Agnes Lazo Elizarde
Born: Naguilian, Isabella
Migration date: September 1992
Growing up, I was taught that America is a very rich country and that there are a lot of opportunities (as long as you are not picky with what job you choose, you will be able to find any job or a decent job). I remember teaching and nursing positions were advertised a lot as an "IN DEMAND PROFESSION." Many people took nursing courses so that they could go to America or Saudi Arabia.
My husband from the Philippines became a US citizen, so by the time he filed the petition, it took six months for the visa to be approved. My family was excited that I was coming to the US. When we arrived here, the most challenging thing was finding a job. I really wanted to get into the State of Alaska to use my degree in accounting. Then I realized later, that THIS (working hard in America away from family) was your life. It is very hard to be away from other siblings, because you don't see them, you don't see their kids, you don't see your cousins, you don't get to know them. I would say yes my expectations about the US were met, in terms of living and working...But then, you really have to work hard here because everything has cost.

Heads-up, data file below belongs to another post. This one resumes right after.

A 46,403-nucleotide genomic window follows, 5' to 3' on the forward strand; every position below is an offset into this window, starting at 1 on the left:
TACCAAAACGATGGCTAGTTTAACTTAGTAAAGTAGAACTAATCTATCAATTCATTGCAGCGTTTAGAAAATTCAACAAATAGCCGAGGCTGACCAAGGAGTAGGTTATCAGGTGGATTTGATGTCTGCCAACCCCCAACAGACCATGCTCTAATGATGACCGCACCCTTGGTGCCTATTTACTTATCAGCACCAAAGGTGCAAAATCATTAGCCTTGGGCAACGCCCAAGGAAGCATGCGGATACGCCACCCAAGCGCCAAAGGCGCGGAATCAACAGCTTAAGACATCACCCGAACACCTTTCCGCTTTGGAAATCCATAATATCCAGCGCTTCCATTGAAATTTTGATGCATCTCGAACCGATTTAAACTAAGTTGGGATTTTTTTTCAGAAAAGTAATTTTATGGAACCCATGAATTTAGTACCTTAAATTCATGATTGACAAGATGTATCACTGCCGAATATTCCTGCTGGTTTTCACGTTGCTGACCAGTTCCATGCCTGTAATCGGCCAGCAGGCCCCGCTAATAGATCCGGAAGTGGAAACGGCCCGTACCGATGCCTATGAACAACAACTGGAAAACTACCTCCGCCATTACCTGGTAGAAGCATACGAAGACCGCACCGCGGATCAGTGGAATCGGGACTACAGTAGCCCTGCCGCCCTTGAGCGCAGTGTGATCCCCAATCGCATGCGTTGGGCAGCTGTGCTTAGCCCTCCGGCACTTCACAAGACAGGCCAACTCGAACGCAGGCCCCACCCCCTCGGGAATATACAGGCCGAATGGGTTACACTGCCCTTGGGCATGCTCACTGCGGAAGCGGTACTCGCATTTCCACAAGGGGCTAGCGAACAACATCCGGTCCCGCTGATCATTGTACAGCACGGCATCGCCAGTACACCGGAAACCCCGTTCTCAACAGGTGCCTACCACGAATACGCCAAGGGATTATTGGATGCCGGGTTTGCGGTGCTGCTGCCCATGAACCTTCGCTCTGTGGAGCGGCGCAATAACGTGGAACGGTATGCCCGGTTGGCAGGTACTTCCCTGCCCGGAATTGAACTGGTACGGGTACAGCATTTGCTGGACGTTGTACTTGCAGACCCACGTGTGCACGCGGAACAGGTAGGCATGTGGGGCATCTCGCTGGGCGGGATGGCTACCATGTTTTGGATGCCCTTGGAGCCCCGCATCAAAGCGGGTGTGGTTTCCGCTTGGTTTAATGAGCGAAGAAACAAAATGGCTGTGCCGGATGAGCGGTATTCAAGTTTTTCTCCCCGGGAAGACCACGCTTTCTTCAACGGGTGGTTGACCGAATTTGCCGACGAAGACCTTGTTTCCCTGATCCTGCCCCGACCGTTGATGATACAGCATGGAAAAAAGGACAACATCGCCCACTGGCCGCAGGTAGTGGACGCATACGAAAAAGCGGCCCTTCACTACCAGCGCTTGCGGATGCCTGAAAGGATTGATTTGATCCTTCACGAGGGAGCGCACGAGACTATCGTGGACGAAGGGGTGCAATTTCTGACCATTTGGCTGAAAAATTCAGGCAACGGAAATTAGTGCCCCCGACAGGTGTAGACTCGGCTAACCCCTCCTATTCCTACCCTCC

If we were able to live there to earn money and sustain our family, I would say that it is better to be close to everyone. However, I wasn't feeling alone, because when we arrived here, we stayed with Nanay, auntie Nelia, and uncle Rudy. Our attention was raising my daughter Trisha and nephew, JR. For me, when we arrived here my life was my daughter, my husband, and the people in the house.
One thing I would like to pass on to pinays: as a Filipina mother, I wish I taught my children how to speak our own language and dialect. To Filipinas starting a family, think about your dialect. If you know it already, don't lose it. Pass it on. My hope is that pinays can help pinays around the world, continue what we are doing, and not give up.